You’ve likely heard of a walkability rating, which measures a city’s safety and accessibility for pedestrians, but have you ever heard of a runnability score? In 2019, University of Toronto runner and urban studies student Alexandre (AJ) Bimm explored the idea of a run score, and now the idea is beginning to pick up steam. Recently, researchers from Simon Fraser University in Burnaby, B.C. assessed the environmental preferences and concerns of recreational runners to determine what makes a city more or less runnable.
The researchers surveyed over 1,200 recreational runners, about 60 per cent identifying as women and 30 per cent identifying as men. Their goal was to investigate the type of built and natural environments road runners prefer, as well as the safety and health concerns that may affect runners’ choice of environment.
According to the respondents, the most important factors that made a city runnable were having access to green spaces and parks and having tree-lined running paths. The presence of public washrooms and water fountains en route were also important, as well as having access to public transit (although this was rated far less important than everything else).
Both men and women said having a continuous running path was important, but women felt it was more important for that path to be well-maintained and have adequate lighting. Men, on the other hand, indicated they preferred paths that were quiet and away from people and rated pedestrian safety features as having greater importance.
On the flip side, the majority of respondents rated animals, dangerous road conditions and distracted cyclists or pedestrians as their largest concerns while running. Not surprisingly, the fear of being assaulted was much greater among female respondents, which is likely why they tend to prefer paths with good lighting as opposed to quiet trails away from people.
The researchers note that their survey does not take into account the "convenience factor", highlighting that many runners may be responding based on what is nearby, not what they would prefer if all options were accessible. "For example, respondents that said they never seek out a track may live far away from one, and consequently prefer (or just do not have the time) to seek one out," the researchers added.
Despite this, the information gathered from this study provides valuable information for public health officials and city planners alike. "As running continues to grow in popularity," the researchers conclude, "it will be important to develop built environments that meet the unique preferences and concerns of runners of all ages and genders and encourage greater participation in the sport."
For the full study, click here.
Setting goals is a really great way to stay motivated and on track with your training, but they can actually have a negative impact on your progress if you don’t choose them wisely. Set a goal that’s too easy and you won’t see improvement, set a goal that’s too hard and you’ll lose your motivation. Check out these tips for choosing a running goal that’s appropriate for your experience and ability, so you can continue to get excited about running and continue to progress.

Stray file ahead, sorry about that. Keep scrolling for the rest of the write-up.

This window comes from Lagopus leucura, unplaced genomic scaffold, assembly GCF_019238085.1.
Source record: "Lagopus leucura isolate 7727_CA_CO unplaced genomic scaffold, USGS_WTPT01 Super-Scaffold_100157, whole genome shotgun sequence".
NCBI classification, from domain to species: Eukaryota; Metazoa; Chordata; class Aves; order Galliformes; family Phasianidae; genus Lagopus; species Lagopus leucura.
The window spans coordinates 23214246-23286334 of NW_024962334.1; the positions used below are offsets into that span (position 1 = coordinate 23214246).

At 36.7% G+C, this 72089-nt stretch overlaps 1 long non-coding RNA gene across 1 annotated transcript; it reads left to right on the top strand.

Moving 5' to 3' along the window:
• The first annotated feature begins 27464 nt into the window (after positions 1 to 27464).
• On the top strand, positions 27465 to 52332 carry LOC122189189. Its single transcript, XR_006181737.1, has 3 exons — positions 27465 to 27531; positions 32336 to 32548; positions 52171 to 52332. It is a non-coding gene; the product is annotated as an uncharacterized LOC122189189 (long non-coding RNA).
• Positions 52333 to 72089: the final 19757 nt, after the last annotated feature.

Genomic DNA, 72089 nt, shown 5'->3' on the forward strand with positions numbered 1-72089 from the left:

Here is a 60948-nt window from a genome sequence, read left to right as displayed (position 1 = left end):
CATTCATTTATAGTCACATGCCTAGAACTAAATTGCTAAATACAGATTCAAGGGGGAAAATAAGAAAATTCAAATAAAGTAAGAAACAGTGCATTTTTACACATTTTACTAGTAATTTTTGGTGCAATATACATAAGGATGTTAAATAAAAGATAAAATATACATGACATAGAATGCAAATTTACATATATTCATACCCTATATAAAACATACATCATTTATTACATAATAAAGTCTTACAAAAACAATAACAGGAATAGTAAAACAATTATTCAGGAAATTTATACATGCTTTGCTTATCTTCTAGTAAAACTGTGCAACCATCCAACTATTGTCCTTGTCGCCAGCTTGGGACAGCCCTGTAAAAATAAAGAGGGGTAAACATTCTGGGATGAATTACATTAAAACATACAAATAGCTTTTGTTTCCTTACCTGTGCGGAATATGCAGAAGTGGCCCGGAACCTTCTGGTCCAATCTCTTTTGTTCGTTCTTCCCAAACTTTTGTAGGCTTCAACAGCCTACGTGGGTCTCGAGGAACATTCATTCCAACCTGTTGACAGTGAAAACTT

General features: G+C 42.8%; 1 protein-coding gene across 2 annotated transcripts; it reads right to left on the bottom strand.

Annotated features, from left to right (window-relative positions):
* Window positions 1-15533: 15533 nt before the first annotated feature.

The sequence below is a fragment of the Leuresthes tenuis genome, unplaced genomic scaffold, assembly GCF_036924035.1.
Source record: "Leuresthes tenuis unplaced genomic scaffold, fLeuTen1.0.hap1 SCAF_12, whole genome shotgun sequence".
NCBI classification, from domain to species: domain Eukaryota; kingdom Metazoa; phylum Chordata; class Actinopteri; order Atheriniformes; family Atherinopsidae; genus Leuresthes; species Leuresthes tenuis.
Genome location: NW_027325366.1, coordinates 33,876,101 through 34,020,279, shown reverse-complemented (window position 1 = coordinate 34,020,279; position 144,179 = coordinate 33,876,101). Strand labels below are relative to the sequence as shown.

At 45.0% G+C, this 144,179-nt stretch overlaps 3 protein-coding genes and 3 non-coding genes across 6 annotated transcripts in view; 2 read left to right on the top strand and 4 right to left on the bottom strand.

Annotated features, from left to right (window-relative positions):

New to running? Start short-term
It can be hard to know what an appropriate goal should be when you’ve just started, so don’t be afraid to start small and change your goal as you get better. In fact, this is the time during your running life when your goal will likely be changing the most frequently. This is also the time when you’re the most likely to give up your running routine, so choosing an appropriate goal that’s achievable in the short term is crucial. Try setting a new goal each week, for example, "this week I’m going to run for 20 minutes on Monday, Wednesday and Saturday." Once you’ve accomplished that, you can adjust your goal the following week to "this week, I’m going to run for 25 minutes on Monday, Wednesday and Saturday." Focusing on one week at a time prevents running from feeling overwhelming, and before you know it, several weeks or months will have gone by when you’ve been running consistently.
Have more than one goal
If you’re goal-setting for a longer period (for example, an entire year or for the fall racing season), having a good, better and best goal can take the pressure off just having one. The "good" goal should be something that is definitely in your reach. The "better" goal is the next step up from there, once you’ve achieved your first goal. The "best" goal is your best-case scenario, if-everything-goes-amazing goal. For example, if you’re training for your first marathon, your good goal may be to simply get to the finish line, your better goal may be to finish in under five hours, and your best goal may be to finish in under 4:30. Don’t be afraid to shoot for the moon with that third goal — it is, after all, your best-case scenario.
Don’t be afraid to adapt
Things happen and sometimes even the best-laid plans get ruined. If something happens (like an injury, a difficult life event, etc.) that makes it impossible to achieve the goals you originally set for yourself, it’s normal to be upset. While it is disappointing to have to abandon your goals, they’ll likely still be there when the time is right, so for now, adapt them to your situation. For example, if you were training to qualify for the Boston Marathon but got injured part-way through, make it your new goal to do everything your physiotherapist says, rehab your injury and come back stronger next time.
Get a coach
It can be challenging to look at ourselves objectively in order to determine what’s an appropriate goal for us and what’s not. This is where a good coach can be really helpful. This person will be able to watch how you progress throughout your training and figure out goals that will challenge you, but that won’t be unachievable.